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Colorado teacher rallies: Everything you need to know with walkouts planned

Thousands of Colorado teachers are expected to take part in rallies Thursday and Friday as they call for more school ...

Posted: Apr 28, 2018 8:04 AM
Updated: Apr 28, 2018 8:04 AM

Thousands of Colorado teachers are expected to take part in rallies Thursday and Friday as they call for more school funding, better pay, and reforms to the state pension system that has unfunded liabilities in the billions.

Colorado's 10 largest school districts, and others, will be closed either Thursday or Friday for the teacher rallies – the latest to happen in Colorado and across the country in recent weeks in states where teachers say they are underpaid and their schools underfunded.

Approximately 502,000 students attend those 10 districts, according to state Department of Education records.

Additionally, some teachers at schools that already have four-day weeks or had pre-planned in-service days plan to take party in the rallies.

On both Thursday and Friday, according to the Colorado Education Association, the teachers will take part in "Lobby Days" at the Capitol starting at 9 a.m., where they plan to meet with lawmakers and rally outside.

Then, from 10 a.m. to 2 p.m. on both days, there will be "Action in Civic Center Park" rallies, which will include food trucks and bands.

And both days will commence with the larger rallies on the west steps of the state Capitol, where the teachers will press lawmakers for the changes they are asking for. Thursday's rally will be at 1:30 p.m., while Friday's will be held at 2 p.m. Extra Colorado State Patrol officers are expected to be on hand for safety reasons, the agency said.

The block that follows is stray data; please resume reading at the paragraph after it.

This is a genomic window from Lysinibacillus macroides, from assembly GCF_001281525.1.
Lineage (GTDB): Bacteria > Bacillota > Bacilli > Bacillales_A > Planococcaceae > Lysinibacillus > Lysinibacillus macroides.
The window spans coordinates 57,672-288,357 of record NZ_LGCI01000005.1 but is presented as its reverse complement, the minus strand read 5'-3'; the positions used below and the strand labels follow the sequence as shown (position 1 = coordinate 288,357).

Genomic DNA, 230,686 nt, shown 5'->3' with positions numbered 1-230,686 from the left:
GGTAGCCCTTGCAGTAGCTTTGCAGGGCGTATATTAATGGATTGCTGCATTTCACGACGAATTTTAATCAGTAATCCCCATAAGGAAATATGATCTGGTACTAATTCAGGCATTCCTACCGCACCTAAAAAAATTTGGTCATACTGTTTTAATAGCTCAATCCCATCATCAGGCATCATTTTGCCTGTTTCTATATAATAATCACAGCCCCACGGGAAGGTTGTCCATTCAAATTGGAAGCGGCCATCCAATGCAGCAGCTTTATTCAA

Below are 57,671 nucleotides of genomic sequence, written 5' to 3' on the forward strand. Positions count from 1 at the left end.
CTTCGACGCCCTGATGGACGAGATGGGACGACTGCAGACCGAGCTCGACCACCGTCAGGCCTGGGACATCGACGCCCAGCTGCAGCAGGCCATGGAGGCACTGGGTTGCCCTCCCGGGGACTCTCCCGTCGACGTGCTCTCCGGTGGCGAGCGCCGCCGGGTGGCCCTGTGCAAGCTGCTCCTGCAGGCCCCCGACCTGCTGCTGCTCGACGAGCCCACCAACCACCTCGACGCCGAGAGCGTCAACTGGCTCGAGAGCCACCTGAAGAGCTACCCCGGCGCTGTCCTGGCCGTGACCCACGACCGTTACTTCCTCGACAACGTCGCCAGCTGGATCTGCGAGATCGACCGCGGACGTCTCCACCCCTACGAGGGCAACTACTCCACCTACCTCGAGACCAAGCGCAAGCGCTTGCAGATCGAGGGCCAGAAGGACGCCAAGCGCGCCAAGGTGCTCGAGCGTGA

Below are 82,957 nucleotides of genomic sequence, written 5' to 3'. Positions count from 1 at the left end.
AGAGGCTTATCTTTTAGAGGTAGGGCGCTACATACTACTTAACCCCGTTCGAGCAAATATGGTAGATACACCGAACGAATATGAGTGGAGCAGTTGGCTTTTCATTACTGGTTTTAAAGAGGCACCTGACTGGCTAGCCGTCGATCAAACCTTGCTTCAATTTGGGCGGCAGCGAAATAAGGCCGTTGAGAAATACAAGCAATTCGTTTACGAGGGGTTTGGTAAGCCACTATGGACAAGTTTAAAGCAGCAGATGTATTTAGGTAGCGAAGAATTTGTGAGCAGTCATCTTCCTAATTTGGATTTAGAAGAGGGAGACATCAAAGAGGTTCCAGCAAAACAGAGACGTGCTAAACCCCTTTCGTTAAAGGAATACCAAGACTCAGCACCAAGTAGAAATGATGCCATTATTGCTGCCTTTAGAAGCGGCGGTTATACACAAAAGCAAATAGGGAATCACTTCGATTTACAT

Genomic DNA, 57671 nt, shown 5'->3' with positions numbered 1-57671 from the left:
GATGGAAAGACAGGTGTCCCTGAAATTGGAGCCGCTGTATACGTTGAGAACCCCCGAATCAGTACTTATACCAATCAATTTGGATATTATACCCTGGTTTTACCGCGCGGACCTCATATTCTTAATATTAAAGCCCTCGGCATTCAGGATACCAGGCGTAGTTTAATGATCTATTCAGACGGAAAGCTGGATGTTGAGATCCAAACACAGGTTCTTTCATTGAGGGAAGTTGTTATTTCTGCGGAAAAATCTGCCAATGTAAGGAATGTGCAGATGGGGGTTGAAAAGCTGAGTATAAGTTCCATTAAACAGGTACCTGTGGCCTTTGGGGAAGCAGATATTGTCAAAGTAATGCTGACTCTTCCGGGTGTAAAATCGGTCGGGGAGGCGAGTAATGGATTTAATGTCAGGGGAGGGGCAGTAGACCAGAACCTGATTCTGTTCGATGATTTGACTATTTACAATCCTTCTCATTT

Among those requests, according to the CEA, are that the state make down payments of at least $150 million this year on the so-called "negative factor" and to pay it off by 2022. State public schools are underfunded by $822 million, according to the CEA.

The teachers' union is also calling for the reduction or freezing of corporate tax breaks until lawmakers restore school funding, and are pushing a ballot initiative to raise taxes on some Coloradans. Proponents say if the initiative is passed, it would raise more than $1 billion each year for public education.

Department of Education data says the average teacher salary in Colorado for the 2017-18 school year was $52,728.

The teachers' union is also hoping that lawmakers will back an amended version of a PERA reform bill passed by Democrats on the House Finance Committee that changed other amendments made by Senate Republicans. The sparring is expected to continue through the end of the session.

Lawmakers included about $5.7 billion in this year's education budget, which could be pushed to around $7 billion with added local funding, according to the governor's office.

Two Republican state lawmakers have caused uproar across the state after introducing a bill that would allow teachers to be fined or jailed for up to six months, and be fired by their school, for participating in a strike.

One of them says he plans to amend the bill to punish teachers' unions, and Senate Democrats on Wednesday pledged to defeat the bill altogether.

For a full list of the districts closed Thursday or Friday because of the rallies, click here.

Denver7 will have coverage of the rallies both days. Stay tuned for more.

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